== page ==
Stanley, Christopher Peter
An investigation into the pharmacological effects of phytocannabinoids and endocannaboids in human mesenteric arteries.
PhD thesis, University of Nottingham.
Cannabinoids cause both acute and time-dependent vasodilation/vasorelaxation in a range of vascular beds. The vascular effect of cannabinoids is dependent on the cannabinoid ligand, the species studied and the vascular bed used. To date, there have been four studies that have characterised the effects of cannabinoids in humans. Therefore, the aim of this thesis was to characterise the pharmacological effects of cannabinoids in the human mesenteric artery.
Written Informed consent was granted for the use of mesenteric arteries collected from patients at the Royal Derby Hospital. Arteries were dissected from mesenteric tissue and mounted on a Mulvany-Halpern myograph. Arteries were contracted using U46619 and endothelin-1. Concentration-response curves were carried out to the phytocannabinoids THC and CBD; the endocannabinoids AEA and 2-AG; the synthetic cannabinolds CP55,940 and HU-308. The underlying mechanisms of action were assessed using receptor antagonism, enzyme inhibition, endothelium denudation and ion channel manipulation. Experiments to probe the potential for cannabinoids to cause time-dependent vasorelaxation of human mesenteric arteries were also carried out. Post-hoc analysis was conducted on all acute vasorelaxation responses to assess the potential influence of patient characteristics/disease state on cannabinoid responses.
All cannabinoids tested, with the exception of HU-308, caused concentration-dependent vasorelaxation of human mesenteric arteries. The synthetic cannabinoid CP55,940 had the greatest Rmax of all the cannabinoids tested. 2-AG had the greatest Rmax of the endocannabinoids tested and CBD had the greatest Rmax of the phytocannabinoids tested. Compared to animal models, cannabinoid efficacy was reduced in human mesenteric arteries. The vasorelaxant effects of 2-AG were mediated through COX-1 metabolism, prostanoid receptor activation (EP4 and IP) and ion channel modulation. The mechanisms underpinning CBD-induced vasorelaxation were CBl and TRPV1 receptor activation, NO release, the endothelium and ion channel modulation. Vasorelaxant responses to AEA were inhibited by antagonism of the CB1 receptor and a putative cannabinoid receptor located on the endothelium (CBe), nitric oxide synthase inhibition and endothelium denudation. Cannabinoid responses were reduced in patients with cardiovascular diseases/disease risk factors including ischaemic heart disease, type-2 diabetes and hypercholesterolemia. Endocannabinoid responses were reduced in patients taking NSAID medication, with some reductions in responses seen to other medication including statins and beta-blockers. CBD and AEA were tested for time-dependent vasorelaxation. Both CBD and AEA were able to cause vasorelaxatlon that gradually increased over time, this was not mediated by the PPARy receptor.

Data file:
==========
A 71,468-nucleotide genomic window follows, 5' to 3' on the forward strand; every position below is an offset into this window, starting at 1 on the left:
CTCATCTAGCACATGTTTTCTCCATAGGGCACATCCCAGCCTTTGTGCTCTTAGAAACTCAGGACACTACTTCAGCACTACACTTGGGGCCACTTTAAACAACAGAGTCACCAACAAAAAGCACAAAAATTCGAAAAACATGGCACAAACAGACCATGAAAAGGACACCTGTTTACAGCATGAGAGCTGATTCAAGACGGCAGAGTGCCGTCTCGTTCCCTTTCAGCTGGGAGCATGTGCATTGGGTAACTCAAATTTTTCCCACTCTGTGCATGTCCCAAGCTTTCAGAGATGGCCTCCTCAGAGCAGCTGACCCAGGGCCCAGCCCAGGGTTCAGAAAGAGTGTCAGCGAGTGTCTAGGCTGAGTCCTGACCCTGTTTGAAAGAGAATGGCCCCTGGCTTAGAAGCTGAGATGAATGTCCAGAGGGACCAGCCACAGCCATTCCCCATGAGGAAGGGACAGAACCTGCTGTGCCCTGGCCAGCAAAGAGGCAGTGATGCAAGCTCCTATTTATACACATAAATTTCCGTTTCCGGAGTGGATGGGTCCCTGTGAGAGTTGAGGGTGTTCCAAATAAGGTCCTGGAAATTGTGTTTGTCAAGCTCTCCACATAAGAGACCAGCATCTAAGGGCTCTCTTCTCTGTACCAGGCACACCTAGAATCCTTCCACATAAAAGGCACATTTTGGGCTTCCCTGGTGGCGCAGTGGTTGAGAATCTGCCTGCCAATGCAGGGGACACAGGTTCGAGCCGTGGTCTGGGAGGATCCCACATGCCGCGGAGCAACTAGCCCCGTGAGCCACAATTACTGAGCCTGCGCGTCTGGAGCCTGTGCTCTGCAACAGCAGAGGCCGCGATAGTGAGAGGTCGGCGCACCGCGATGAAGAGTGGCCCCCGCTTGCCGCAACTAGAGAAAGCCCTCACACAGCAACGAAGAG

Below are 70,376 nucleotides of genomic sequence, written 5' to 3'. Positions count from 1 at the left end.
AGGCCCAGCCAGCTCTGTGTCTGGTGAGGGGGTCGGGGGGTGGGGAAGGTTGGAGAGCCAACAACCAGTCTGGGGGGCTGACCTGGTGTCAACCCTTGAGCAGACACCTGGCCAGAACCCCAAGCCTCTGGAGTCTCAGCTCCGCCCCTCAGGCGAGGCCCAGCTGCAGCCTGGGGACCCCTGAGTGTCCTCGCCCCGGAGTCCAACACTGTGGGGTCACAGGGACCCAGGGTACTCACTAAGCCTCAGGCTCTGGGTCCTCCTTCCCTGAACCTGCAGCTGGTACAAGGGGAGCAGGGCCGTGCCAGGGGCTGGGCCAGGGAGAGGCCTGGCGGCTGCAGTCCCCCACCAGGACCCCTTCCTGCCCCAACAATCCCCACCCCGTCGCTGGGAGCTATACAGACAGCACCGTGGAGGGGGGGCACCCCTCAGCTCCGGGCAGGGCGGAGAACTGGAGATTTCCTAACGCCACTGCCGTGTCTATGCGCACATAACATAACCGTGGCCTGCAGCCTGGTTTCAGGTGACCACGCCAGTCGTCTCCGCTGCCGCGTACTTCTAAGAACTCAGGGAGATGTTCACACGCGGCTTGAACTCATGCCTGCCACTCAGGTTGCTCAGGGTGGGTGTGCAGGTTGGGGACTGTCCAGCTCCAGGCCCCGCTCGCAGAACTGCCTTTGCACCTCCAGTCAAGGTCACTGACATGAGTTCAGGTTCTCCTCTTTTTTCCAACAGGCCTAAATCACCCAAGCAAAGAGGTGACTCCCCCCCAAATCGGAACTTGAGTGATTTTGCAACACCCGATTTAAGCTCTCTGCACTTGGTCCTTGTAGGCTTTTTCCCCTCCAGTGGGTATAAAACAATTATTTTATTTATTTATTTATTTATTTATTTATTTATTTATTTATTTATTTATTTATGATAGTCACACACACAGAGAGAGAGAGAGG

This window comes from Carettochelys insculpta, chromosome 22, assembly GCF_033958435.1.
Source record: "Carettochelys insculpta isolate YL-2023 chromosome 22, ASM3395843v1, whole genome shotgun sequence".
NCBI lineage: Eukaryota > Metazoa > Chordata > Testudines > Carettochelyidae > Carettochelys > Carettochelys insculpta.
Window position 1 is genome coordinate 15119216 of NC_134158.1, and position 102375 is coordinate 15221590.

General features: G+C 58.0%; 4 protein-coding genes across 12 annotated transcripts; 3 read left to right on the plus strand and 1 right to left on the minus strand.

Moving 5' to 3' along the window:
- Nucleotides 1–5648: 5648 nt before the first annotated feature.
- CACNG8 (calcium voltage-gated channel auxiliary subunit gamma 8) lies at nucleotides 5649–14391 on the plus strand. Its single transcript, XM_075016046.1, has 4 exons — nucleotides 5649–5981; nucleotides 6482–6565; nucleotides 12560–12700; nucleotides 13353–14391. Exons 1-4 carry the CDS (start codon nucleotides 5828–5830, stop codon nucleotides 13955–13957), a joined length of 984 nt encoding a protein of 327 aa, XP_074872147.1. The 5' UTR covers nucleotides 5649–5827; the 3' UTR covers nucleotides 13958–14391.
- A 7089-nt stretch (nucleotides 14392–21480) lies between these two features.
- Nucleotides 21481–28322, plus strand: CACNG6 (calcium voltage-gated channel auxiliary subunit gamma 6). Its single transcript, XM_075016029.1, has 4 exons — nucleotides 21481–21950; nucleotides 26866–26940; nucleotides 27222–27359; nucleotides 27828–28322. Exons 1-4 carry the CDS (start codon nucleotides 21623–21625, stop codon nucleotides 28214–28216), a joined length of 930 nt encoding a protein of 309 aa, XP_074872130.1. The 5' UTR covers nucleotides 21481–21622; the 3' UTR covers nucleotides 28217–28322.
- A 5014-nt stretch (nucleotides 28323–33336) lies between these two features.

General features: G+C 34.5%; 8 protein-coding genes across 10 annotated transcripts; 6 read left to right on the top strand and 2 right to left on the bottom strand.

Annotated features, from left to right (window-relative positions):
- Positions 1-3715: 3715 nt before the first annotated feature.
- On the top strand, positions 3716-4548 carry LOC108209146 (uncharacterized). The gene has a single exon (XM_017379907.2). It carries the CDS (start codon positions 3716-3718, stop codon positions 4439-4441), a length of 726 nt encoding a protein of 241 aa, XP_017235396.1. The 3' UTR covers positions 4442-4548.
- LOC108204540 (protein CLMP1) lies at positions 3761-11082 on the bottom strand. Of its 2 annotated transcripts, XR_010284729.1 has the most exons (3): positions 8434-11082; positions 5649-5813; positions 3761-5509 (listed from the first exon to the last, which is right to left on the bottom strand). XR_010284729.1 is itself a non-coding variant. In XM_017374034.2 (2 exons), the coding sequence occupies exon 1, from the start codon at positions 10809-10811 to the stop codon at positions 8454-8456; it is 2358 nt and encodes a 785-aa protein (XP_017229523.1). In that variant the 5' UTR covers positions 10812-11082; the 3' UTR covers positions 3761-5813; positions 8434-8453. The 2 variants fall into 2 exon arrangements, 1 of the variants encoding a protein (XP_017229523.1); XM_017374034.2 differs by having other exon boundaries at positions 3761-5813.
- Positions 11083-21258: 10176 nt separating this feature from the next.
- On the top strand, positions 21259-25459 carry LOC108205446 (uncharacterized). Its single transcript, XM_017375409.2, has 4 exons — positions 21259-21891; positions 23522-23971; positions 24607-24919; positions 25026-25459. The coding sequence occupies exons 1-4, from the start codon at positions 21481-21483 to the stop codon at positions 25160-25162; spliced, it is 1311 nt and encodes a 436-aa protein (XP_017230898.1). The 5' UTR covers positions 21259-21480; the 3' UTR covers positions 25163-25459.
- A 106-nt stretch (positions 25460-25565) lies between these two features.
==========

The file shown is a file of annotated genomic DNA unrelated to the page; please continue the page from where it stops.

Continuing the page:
This thesis concludes that cannabinoids are able to modulate vascular tone in isolated human mesenteric arteries, and this may be blunted in patients with cardiovascular disease. Furthermore, this thesis presents data suggesting that differences exist between human and animal arterial responses to cannabinoids.
Thesis (University of Nottingham only)
||Cannabinoids, Mesenteric artery, Cannabinoid ligand, Vasodilation, Vasorelaxtion, Vascular bed
||QS-QZ Preclinical sciences (NLM Classification) > QV Pharmacology
||UK Campuses > Faculty of Medicine and Health Sciences > School of Medicine
Blore, Mrs Kathryn
||15 May 2015 10:12
||13 Sep 2016 15:47
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